By Wayne Cole
SYDNEY (Reuters) - Australia has ruled out letting teenagers as young as 16 drive forklift trucks to tackle a shortage of workers in coronavirus-hit supply chains, as it scrambles to scoop up millions of home testing kits needed to keep businesses functioning.
A sudden surge in coronavirus cases in recent weeks has seen hundreds of thousands of workers benched by illness or the need to isolate, leading states to quickly lower the isolation requirement to seven days.
Prime Minister Scott Morrison had floated a proposal to lower the minimum age of forklift drivers from 18 to 16, seeking solutions for a shortage of workers now hobbling the economy. Earlier this week he scrapped visa fees for foreign backpackers and students wanting to work and study in Australia.
But most States consider forklift operation to be high-risk work which requires a licence available only to 18s and over, and after a meeting with State premiers on Thursday, Morrison said the proposal had proved a non-starter.
"We had a good discussion today and it is not something that we believe, collectively, we should be pursuing at this time," Morrison told a media conference.
The National Cabinet did agree to consider recognising New Zealand licenses for truck drivers to meet a shortage in that sector.
Morrison's Liberal-National coalition government is seeking ways to loosen regulations in Australia's transport and food sectors to ease supply chain and workforce disruptions that have led to empty supermarket shelves.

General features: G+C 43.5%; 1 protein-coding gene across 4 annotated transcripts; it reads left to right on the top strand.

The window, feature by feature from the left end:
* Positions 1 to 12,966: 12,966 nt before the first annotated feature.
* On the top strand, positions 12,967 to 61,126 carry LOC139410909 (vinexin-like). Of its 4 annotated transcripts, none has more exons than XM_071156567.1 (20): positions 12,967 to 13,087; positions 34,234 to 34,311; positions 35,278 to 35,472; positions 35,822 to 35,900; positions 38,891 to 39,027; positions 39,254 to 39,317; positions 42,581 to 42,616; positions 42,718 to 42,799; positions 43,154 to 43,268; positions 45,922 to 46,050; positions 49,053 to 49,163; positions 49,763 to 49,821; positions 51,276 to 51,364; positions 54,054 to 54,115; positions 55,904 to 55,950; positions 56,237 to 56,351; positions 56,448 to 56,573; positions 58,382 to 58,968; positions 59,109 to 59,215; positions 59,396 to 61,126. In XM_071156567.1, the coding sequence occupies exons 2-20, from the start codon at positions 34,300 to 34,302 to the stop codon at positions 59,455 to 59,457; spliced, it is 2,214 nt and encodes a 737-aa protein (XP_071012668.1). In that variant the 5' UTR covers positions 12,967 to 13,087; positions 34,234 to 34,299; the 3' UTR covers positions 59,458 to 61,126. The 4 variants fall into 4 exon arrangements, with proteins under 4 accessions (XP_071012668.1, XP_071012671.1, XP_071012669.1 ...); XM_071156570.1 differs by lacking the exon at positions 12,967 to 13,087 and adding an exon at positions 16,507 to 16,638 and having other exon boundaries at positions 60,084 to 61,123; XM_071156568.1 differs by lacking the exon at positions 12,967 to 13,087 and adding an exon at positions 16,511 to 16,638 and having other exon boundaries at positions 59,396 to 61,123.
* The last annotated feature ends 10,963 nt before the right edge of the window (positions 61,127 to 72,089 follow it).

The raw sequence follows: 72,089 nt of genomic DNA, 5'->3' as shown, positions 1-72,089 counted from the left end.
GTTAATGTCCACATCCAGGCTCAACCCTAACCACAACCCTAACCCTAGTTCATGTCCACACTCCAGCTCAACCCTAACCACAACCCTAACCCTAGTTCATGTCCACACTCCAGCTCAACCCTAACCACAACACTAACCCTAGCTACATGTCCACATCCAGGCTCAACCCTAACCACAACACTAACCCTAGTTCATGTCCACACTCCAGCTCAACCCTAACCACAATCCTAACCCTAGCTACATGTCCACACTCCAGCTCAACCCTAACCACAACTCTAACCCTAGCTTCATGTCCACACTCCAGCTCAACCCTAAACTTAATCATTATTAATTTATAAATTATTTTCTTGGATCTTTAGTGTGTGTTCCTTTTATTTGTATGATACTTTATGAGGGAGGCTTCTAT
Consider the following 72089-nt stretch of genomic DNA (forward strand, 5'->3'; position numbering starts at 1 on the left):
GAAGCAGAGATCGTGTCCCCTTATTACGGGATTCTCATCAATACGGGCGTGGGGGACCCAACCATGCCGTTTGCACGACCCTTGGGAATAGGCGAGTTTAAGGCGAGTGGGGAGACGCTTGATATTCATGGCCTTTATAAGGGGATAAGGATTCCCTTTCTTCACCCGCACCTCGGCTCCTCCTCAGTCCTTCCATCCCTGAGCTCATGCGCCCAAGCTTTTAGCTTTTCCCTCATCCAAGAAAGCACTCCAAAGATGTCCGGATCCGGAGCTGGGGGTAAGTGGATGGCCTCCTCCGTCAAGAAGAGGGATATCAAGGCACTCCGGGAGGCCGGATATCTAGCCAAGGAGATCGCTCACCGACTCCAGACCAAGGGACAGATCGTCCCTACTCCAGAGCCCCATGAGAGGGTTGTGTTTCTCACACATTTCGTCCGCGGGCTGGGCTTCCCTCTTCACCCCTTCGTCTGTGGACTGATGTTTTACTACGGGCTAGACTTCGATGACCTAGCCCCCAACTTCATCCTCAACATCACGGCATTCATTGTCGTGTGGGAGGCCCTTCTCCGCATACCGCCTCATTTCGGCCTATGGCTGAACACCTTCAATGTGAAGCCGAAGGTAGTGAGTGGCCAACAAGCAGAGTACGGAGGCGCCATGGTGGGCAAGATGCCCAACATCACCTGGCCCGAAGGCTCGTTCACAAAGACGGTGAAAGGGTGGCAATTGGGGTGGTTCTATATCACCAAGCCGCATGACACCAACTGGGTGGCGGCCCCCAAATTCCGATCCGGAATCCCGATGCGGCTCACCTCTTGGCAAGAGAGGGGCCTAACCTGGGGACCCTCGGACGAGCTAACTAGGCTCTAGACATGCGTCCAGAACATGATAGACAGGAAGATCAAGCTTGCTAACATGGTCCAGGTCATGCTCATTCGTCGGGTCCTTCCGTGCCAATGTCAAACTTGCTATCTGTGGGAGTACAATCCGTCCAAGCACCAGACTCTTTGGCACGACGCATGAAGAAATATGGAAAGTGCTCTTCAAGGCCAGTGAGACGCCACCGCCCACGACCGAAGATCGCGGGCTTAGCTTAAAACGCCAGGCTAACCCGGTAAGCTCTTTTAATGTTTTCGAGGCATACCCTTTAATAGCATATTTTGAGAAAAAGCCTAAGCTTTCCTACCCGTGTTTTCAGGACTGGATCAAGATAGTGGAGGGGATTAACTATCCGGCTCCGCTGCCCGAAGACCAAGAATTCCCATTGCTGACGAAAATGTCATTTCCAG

The problem has been exacerbated by a widespread shortage of rapid antigen tests (RATs), limiting the ability of workers to test themselves, which has become a hot button issue for voters ahead of an election expected by May.
Addressing criticism the government had acted too late on securing RATs, Morrison had on Wednesday promised to procure up to 52 million kits this month and urged state leaders to drop requirements for workers in most industries to take daily tests.
He was upstaged on Thursday by Victoria Premier Dan Andrews, who announced the state had ordered 166 million test kits, on top of 44 million already on the way.
The government is still having to defend its slow start last year to procuring vaccines, blaming a worldwide shortage of shots and the need for the drugs to be properly approved.
Australia's Therapeutic Goods Administration (TGA) on Thursday provisionally approved Novavax Inc's COVID-19 vaccine, and two oral treatments for vulnerable patients.
The country on Thursday reached the grim milestone of 2 million cases since the start of the pandemic, though deaths have been low by international standards at just over 2,900.
The three most populous states of New South Wales, Victoria and Queensland on Thursday reported 69,600 new coronavirus cases and more than 4,800 patients in hospital.
NSW at least did see the first drop in hospitalisations since mid-December, a possible sign the Omicron wave could be peaking in the state.
(Reporting by Wayne Cole; Editing by Kenneth Maxwell)